Game 3, Winnipeg, Sept 6, 1972
First, you may be wondering … why Winnipeg? Why not Edmonton, or even (God forbid) Calgary?
As hard as it may be to believe, at the time Winnipeg had the biggest and best arena on the prairies. Like I said in the beginning, this was in a very different Canada.
If it’s possible that there is a forgotten game in the series, this is it. Game 1 was legendary for its shocking final score, game 2 for its great Canadian return to form, game 4 for Canada hitting bottom and Esposito’s famous post-game speech, and all of the games in Russia are unforgettable. But game 3 in Winnipeg isn’t a game that anyone, except those in attendance, remembers particularly well. That’s probably because of the final score. In sports, they say a tie is like kissing your sister; sure, it’s a kiss, but your sister?
Still it was probably the most closely contested game of the series, as the score would indicate.
It began well for Canada. Bill White, a balding defenceman (remember, no helmet), let a shot go that was bobbled by Tretiak. JP Parise tapped it in for a quick Canadian goal at 1:54. Coming off the tremendous Toronto victory, perhaps things had turned around, and the universe was unfolding as it should.
Canada went on a powerplay shortly after, only to have the Russians score shorthanded at 3:13 when Frank Mahovlich (Pete’s older, lazier brother) gave the puck away to Petrov, who blew a long shot past Tony Esposito. Canada’s Jean Ratelle scored at 18:25 to give Canada a 2-1 lead, a goal that by today’s standards would never have been allowed: future hero Paul Henderson flagrantly interfered with a Soviet player, freeing Ratelle to go in on Tretiak. While there were only two penalties, by today’s standards there would have been at least a half-dozen, most of them slashing. In fact, it looked as if slashing was a perfectly acceptable part of hockey.
Esposito gave Canada another of its two-goal leads — the third in three games — at 4:19 of period 2. Just past the mid-way point of the period, the game went nuts. Kharlamov, the most thrilling and speediest of the Soviet players, scored a shorthanded goal (the Russian’s second of the game) at 12:56. Paul Henderson scored an unexpected goal, low to Tretiak’s stick side, at 13:47, and Canada lead again by two. But again, the Soviets came back, two minutes later at 14:49 (a cheap deflection), and again at 18:28. Four goals in seven minutes.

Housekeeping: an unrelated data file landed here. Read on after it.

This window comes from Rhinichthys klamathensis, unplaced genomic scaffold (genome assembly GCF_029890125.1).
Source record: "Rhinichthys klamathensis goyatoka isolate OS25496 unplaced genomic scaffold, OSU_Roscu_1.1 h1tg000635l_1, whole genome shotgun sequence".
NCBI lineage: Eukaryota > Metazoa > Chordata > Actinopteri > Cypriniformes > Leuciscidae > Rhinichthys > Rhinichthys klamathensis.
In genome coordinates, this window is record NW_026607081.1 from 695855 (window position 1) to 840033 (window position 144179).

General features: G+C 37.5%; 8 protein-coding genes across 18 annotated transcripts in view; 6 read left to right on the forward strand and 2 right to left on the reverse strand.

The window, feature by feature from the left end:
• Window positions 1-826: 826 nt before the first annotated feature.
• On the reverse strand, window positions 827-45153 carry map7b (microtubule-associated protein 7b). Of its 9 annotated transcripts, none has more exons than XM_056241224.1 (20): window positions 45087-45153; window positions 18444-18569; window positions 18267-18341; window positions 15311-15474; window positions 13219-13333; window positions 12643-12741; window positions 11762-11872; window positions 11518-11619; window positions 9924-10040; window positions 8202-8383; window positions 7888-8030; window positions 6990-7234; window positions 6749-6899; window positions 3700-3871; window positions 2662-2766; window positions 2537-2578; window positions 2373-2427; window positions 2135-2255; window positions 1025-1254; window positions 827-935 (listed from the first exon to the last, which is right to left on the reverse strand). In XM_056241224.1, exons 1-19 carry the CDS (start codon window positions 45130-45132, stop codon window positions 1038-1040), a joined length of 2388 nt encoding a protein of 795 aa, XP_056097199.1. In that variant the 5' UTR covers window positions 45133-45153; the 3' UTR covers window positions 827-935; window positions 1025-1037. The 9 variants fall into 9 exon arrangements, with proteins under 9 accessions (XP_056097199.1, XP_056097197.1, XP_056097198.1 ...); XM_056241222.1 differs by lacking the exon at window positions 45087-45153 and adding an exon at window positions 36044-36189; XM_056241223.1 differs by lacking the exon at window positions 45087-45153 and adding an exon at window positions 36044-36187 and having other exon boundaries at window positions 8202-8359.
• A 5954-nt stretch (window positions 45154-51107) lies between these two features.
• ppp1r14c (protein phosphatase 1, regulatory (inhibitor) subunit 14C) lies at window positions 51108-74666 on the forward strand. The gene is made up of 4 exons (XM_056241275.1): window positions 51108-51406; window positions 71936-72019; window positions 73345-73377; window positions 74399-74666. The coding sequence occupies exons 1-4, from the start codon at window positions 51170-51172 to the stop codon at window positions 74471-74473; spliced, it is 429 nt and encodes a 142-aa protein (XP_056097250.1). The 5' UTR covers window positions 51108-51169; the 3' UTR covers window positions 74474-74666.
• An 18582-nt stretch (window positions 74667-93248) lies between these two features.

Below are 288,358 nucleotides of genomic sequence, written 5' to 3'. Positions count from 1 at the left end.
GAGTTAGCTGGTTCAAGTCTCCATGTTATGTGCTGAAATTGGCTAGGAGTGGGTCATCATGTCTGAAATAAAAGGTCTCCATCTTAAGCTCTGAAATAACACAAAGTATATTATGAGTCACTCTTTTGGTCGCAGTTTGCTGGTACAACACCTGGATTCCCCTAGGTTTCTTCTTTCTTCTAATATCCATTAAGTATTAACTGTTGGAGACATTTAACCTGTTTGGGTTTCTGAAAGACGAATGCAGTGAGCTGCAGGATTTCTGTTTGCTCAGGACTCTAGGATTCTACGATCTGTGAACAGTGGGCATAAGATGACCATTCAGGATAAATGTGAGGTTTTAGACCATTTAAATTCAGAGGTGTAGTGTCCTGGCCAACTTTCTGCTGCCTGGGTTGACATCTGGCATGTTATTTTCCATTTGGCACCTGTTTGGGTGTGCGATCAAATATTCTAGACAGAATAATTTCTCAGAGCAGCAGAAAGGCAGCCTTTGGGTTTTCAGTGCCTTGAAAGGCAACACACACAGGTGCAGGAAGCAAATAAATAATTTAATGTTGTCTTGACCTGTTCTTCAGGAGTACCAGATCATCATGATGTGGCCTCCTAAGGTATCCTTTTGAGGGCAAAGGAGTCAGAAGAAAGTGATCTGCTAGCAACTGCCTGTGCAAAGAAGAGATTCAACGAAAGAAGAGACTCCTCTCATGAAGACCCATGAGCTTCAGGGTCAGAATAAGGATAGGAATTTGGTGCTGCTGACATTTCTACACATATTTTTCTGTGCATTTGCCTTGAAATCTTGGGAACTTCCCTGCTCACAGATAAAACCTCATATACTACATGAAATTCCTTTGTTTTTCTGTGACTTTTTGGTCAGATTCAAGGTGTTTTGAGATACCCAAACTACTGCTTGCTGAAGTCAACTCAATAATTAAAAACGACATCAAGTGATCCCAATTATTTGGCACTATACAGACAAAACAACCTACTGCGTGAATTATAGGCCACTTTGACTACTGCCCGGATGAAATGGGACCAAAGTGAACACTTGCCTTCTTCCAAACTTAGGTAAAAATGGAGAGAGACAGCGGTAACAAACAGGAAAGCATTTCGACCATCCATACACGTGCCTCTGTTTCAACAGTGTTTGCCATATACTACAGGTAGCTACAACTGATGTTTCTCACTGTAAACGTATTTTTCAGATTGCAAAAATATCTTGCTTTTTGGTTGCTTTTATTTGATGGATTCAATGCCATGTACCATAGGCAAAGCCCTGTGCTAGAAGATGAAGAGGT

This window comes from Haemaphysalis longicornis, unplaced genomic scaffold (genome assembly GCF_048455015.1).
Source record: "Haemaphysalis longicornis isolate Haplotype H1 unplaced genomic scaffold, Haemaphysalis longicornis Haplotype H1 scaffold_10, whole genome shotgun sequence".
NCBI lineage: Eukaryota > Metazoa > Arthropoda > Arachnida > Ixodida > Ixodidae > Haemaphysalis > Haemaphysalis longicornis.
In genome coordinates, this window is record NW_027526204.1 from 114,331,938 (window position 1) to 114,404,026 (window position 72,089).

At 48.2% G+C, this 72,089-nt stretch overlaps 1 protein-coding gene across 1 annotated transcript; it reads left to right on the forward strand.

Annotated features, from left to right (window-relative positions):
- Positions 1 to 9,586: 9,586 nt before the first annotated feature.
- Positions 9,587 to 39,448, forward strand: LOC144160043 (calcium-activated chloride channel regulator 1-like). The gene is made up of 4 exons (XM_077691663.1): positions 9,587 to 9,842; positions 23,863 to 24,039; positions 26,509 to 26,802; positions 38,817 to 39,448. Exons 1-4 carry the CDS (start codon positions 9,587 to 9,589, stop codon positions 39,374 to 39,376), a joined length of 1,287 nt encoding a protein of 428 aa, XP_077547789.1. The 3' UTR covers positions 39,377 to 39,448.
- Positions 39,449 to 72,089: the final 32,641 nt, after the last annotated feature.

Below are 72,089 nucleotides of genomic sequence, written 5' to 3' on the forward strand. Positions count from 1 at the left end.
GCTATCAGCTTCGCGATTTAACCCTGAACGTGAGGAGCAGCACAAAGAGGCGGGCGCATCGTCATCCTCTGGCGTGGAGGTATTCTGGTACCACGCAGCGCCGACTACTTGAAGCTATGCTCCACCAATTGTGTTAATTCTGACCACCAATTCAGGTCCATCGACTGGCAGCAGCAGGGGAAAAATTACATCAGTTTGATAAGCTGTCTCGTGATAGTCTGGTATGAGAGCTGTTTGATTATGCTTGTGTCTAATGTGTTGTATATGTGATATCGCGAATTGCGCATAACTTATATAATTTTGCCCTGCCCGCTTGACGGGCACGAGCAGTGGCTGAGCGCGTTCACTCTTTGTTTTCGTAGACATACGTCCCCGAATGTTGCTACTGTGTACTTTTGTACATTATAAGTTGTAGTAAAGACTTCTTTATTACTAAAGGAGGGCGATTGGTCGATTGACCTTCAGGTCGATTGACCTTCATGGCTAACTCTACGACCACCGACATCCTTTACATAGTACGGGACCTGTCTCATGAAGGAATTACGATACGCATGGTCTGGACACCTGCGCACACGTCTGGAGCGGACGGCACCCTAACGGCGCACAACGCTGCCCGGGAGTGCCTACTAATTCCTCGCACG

In the third, the remarkable Kharlamov continued to dazzle, setting up a near Russian goal that was stopped from going in at the last second by Brad Park. As the game wore on, the Canadians wore down. Still not in game shape and playing their third game in five nights — and in a sweatbox Winnipeg Arena — the Canadians wilted in the last 10 minutes. The game ended in a tie, which unfortunately relegates it forever to an also-ran in the history books. But it was an excellent game, played at a crisp pace and with numerous scoring chances. Watching it with 40 years hindsight, the Russians were clearly playing the kind of hockey we see today; passing and puck control. Canada still seemed to believe that you could hammer an opponent into submission.
After three games, nothing is close to being settled. But after the fiasco in Montreal and a well-deserved win in Toronto, the game gave Canada some hope (despite a pair of blown two goal leads, and two short-handed goals allowed).
Then, it was on to Vancouver, a place where hope goes to die.